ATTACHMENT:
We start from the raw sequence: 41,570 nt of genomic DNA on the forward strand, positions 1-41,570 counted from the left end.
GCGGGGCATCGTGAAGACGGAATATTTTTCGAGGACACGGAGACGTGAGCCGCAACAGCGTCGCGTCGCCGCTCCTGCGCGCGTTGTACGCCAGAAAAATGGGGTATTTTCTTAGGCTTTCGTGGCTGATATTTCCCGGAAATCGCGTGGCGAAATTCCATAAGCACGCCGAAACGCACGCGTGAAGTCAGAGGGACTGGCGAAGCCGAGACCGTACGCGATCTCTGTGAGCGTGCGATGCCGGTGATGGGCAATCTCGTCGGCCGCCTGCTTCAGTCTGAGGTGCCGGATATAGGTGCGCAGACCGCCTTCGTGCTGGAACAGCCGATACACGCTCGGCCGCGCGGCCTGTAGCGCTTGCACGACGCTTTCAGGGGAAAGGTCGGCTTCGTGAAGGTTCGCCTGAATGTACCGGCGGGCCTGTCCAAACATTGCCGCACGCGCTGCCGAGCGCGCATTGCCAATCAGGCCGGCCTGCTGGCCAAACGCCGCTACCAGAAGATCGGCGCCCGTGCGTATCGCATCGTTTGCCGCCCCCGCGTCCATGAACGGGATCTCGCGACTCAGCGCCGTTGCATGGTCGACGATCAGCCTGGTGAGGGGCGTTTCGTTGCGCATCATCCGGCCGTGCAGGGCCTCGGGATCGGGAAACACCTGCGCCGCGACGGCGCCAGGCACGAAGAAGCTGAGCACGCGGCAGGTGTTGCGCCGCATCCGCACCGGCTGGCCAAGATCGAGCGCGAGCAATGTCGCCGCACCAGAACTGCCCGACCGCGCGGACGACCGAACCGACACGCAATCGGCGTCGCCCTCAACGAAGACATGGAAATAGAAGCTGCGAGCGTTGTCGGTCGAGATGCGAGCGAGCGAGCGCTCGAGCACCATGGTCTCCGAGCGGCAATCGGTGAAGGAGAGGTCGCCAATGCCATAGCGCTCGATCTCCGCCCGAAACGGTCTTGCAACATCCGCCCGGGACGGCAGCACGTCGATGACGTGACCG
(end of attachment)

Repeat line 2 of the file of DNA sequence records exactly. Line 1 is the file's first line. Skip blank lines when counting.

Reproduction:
GCGGGGCATCGTGAAGACGGAATATTTTTCGAGGACACGGAGACGTGAGCCGCAACAGCGTCGCGTCGCCGCTCCTGCGCGCGTTGTACGCCAGAAAAATGGGGTATTTTCTTAGGCTTTCGTGGCTGATATTTCCCGGAAATCGCGTGGCGAAATTCCATAAGCACGCCGAAACGCACGCGTGAAGTCAGAGGGACTGGCGAAGCCGAGACCGTACGCGATCTCTGTGAGCGTGCGATGCCGGTGATGGGCAATCTCGTCGGCCGCCTGCTTCAGTCTGAGGTGCCGGATATAGGTGCGCAGACCGCCTTCGTGCTGGAACAGCCGATACACGCTCGGCCGCGCGGCCTGTAGCGCTTGCACGACGCTTTCAGGGGAAAGGTCGGCTTCGTGAAGGTTCGCCTGAATGTACCGGCGGGCCTGTCCAAACATTGCCGCACGCGCTGCCGAGCGCGCATTGCCAATCAGGCCGGCCTGCTGGCCAAACGCCGCTACCAGAAGATCGGCGCCCGTGCGTATCGCATCGTTTGCCGCCCCCGCGTCCATGAACGGGATCTCGCGACTCAGCGCCGTTGCATGGTCGACGATCAGCCTGGTGAGGGGCGTTTCGTTGCGCATCATCCGGCCGTGCAGGGCCTCGGGATCGGGAAACACCTGCGCCGCGACGGCGCCAGGCACGAAGAAGCTGAGCACGCGGCAGGTGTTGCGCCGCATCCGCACCGGCTGGCCAAGATCGAGCGCGAGCAATGTCGCCGCACCAGAACTGCCCGACCGCGCGGACGACCGAACCGACACGCAATCGGCGTCGCCCTCAACGAAGACATGGAAATAGAAGCTGCGAGCGTTGTCGGTCGAGATGCGAGCGAGCGAGCGCTCGAGCACCATGGTCTCCGAGCGGCAATCGGTGAAGGAGAGGTCGCCAATGCCATAGCGCTCGATCTCCGCCCGAAACGGTCTTGCAACATCCGCCCGGGACGGCAGCACGTCGATGACGTGACCG